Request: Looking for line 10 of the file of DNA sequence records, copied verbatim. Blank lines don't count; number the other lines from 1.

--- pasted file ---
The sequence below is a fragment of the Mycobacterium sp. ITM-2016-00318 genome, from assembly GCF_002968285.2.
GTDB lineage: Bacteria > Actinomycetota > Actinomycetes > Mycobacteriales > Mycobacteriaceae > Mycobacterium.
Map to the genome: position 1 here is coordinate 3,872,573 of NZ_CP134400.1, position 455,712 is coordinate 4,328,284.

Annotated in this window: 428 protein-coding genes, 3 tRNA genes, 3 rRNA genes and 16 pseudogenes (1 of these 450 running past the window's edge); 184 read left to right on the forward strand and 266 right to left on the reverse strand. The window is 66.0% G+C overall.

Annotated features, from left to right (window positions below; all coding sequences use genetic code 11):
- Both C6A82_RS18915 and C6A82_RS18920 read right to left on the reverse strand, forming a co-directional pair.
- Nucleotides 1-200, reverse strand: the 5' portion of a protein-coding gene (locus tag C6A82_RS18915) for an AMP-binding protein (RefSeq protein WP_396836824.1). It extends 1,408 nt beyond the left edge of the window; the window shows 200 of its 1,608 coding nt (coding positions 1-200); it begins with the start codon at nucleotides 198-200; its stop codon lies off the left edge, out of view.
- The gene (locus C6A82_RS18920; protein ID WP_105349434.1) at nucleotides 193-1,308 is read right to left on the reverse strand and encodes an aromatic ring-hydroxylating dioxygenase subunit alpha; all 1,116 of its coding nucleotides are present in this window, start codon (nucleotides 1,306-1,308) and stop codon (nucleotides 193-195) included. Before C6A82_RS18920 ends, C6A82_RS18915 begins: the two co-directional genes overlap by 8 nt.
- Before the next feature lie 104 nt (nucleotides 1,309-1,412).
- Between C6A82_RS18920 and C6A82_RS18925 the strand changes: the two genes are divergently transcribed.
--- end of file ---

- Between C6A82_RS18920 and C6A82_RS18925 the strand changes: the two genes are divergently transcribed.